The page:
November 04, 2015
When it comes to tax rates paid by big corporations, there’s only one way to describe the trends: they’re all over the place.
A Wallet Hub report on the tax rates paid by some of America’s largest corporations – those on the S&P 100 list – found that the average overall tax rate these companies paid was 28.4 percent (not counting the top five and bottom five companies). That includes state, federal and international taxes.
However, rates ranged widely. For example, eight of those companies had an overall tax rate of less than 15 percent, while 18 companies paid more than 35 percent. (In addition, the tax rates of Amazon and Allergan weren’t listed because those companies had negative incomes last year.)
Wallet Hub analyst Jill Gonzalez says that these kinds of variations aren’t unusual as taxes change depending on many factors.
"It (depends on) how profitable you were in a certain year, (and) if you have worked out any kind of deal either federally or on the state level,” she explained.
However, Republican presidential candidates have made simplifying the tax code a key campaign issue. Marco Rubio promised in the last debate, for example, that “under my plan, no business, big or small, will pay more than (a) 25 percent flat rate on their business income.”
What Gonzalez really sees as the main takeaway from the study, though, is the huge gap between what some companies pay in the U.S. and what they pay in international taxes. The companies on the list pay roughly a quarter less on their international taxes than their U.S. taxes.
"It's really just becoming uncompetitive ... to base the majority of this work in the U.S.," Gonzalez said.
Differing international and domestic rates encourage inversions, where companies establish overseas subsidiaries in order to keep their cash in countries with more favorable taxes. General Electric, Google, Apple and Microsoft have all done it, the International Business Times reported.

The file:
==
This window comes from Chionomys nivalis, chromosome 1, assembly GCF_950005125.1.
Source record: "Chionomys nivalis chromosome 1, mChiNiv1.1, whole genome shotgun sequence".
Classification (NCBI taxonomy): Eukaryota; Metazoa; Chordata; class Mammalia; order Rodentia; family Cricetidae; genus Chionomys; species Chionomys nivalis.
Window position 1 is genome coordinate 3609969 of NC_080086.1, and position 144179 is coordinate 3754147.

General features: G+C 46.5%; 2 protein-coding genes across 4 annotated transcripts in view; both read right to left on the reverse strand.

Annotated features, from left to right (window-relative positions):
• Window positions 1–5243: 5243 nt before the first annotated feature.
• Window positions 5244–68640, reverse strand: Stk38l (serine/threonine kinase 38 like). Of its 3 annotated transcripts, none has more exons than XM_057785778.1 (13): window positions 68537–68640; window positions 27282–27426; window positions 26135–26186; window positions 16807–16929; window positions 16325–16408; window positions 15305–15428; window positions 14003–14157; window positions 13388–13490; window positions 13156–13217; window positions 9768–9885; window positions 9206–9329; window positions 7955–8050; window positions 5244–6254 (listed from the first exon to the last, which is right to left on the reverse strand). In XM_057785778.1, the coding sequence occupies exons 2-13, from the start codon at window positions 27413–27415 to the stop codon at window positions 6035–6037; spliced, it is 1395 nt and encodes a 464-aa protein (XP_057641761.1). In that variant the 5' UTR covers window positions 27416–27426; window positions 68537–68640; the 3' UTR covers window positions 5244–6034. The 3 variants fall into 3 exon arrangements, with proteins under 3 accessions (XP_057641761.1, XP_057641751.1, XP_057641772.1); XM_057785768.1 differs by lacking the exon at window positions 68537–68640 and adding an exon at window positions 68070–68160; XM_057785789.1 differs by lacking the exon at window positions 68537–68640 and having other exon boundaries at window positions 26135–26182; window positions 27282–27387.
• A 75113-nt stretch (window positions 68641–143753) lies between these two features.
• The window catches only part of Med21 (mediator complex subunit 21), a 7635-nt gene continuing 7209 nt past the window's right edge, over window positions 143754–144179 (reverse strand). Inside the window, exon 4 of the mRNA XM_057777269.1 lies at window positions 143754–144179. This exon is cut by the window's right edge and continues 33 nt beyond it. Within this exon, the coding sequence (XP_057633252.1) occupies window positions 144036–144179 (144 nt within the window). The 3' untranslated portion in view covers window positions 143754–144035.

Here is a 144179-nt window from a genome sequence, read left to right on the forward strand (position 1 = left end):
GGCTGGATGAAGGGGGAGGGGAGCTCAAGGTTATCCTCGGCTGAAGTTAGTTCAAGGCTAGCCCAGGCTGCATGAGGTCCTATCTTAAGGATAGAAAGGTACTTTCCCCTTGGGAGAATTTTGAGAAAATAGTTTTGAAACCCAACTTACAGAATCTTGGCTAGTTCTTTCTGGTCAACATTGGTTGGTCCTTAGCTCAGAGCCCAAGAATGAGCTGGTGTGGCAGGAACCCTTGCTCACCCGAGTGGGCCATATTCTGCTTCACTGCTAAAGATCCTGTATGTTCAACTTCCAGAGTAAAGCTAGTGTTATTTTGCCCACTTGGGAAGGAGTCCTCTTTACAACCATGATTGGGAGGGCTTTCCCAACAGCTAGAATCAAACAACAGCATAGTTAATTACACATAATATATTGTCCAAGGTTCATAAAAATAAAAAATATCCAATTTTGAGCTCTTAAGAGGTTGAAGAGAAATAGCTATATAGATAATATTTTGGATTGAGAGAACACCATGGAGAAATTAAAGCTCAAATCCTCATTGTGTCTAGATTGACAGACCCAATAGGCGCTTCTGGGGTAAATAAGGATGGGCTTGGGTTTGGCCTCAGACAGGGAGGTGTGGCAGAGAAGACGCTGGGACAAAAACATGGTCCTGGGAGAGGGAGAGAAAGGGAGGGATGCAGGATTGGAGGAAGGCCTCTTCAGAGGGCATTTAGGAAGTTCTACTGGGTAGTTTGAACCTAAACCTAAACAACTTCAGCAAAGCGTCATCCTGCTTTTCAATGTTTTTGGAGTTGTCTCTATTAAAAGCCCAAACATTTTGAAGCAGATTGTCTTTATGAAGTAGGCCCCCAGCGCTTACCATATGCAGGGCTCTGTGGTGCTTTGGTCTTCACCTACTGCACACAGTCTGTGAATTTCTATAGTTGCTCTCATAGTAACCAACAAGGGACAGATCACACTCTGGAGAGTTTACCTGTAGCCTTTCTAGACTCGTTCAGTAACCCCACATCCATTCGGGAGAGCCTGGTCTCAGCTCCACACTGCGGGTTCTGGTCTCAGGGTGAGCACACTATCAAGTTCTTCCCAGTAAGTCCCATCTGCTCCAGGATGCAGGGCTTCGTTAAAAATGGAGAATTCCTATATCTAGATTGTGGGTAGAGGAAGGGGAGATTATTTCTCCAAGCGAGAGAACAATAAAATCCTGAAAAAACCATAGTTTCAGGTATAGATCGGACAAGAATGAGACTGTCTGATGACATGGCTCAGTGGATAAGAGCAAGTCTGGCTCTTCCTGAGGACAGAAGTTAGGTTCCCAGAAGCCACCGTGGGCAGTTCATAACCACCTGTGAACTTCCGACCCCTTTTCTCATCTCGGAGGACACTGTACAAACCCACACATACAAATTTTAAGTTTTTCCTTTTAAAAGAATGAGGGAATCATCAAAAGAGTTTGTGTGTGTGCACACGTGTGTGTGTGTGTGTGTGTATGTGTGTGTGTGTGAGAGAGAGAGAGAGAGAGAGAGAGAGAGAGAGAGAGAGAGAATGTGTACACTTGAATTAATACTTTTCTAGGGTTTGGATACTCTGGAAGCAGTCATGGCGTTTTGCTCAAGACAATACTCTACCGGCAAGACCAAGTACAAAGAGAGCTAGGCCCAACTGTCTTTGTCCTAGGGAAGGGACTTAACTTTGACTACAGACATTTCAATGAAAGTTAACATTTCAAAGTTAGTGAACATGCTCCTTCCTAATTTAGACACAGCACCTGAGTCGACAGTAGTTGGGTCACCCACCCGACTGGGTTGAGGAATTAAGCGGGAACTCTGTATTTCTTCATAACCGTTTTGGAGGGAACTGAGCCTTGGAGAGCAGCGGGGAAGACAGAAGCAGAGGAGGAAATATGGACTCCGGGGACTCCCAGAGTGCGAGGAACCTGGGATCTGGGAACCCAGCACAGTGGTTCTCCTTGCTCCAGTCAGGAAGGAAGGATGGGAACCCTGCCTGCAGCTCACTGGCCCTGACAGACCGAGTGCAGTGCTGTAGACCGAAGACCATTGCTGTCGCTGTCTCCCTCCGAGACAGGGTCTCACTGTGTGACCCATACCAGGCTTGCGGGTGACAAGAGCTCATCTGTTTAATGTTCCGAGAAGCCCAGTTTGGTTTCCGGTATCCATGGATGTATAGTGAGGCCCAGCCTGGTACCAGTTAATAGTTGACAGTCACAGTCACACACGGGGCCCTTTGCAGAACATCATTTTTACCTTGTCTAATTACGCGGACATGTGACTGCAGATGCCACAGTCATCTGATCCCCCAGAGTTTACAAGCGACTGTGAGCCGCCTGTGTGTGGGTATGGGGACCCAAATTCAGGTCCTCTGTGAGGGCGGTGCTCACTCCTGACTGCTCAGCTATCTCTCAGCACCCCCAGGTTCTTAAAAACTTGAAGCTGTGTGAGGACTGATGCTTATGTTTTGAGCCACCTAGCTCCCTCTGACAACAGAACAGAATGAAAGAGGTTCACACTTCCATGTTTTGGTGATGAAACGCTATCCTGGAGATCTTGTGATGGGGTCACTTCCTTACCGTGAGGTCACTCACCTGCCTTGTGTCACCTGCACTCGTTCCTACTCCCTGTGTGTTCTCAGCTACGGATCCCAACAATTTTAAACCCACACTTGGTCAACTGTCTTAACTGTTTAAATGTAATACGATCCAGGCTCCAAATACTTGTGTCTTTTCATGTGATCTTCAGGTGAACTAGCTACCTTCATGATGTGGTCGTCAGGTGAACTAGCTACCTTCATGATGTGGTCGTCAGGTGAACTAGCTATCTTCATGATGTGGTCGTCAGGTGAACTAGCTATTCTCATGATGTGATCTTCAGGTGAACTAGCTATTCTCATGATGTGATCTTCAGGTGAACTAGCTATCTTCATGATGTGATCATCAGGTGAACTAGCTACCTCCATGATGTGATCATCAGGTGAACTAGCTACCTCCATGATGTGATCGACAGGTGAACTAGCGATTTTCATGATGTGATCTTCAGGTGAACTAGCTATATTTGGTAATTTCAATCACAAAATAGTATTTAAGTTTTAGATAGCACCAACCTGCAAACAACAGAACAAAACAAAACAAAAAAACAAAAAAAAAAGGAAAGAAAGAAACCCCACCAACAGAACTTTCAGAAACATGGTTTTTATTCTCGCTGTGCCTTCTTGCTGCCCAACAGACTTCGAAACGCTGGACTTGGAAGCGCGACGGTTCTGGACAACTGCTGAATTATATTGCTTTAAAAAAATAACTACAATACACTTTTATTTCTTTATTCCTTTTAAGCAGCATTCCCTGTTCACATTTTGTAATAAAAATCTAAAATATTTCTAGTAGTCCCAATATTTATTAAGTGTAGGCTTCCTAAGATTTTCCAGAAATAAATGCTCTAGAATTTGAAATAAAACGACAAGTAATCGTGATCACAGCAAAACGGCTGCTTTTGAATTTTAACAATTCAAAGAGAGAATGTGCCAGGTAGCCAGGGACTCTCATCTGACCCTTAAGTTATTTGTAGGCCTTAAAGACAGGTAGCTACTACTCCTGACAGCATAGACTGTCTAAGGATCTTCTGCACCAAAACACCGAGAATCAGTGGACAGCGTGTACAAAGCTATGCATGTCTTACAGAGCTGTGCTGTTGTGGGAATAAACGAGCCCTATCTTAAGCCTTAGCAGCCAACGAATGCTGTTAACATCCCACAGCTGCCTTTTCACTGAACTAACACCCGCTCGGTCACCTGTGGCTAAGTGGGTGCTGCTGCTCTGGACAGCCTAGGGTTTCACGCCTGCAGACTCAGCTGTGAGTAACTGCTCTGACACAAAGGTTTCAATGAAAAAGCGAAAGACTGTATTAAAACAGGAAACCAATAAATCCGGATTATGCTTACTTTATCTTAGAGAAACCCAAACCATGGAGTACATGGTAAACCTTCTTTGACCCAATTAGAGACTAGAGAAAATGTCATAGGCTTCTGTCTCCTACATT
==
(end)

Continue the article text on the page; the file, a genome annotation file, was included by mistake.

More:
"These are how Apple and Google are so profitable, by looking overseas and seeing these loopholes," Gonzalez said.
"Some people might argue that it's not the most patriotic thing to do,” she said, “but for shareholders and investors, the bottom line is when the company is making more money, so are they.”
An example of the numbers game: Google had a 30.9 percent federal tax rate in 2014, but it only paid 7.8 percent for its holdings overseas. Its overall tax rate: 19.3 percent.
Apple paid a barely significant international tax rate of 4.4 percent. With much higher federal taxes taken into account, its overall tax rate was 26.1 percent.
Lowering the corporate tax rate might encourage companies to store less overseas. One option for making up that revenue would be to shift the tax burden to the richest individuals.
"We're noticing that the average S&P company pays an 11 percent higher tax rate than the top 3 percent of consumers. Billionaires with so much of the wealth are still paying a lot less than these companies," Gonzalez said.
Of course, those one-percenters are usually the same people running the big corporations. If their company is taxed, they’re indirectly taxed as well. Plus, a billionaire can move to Ireland to take advantage of lower taxes just as easily as his company can.
Republican candidates have promised to take the tax code down to three pages, but as Wallet Hub’s study shows, that would take an awful lot of snipping.
Read the full report here.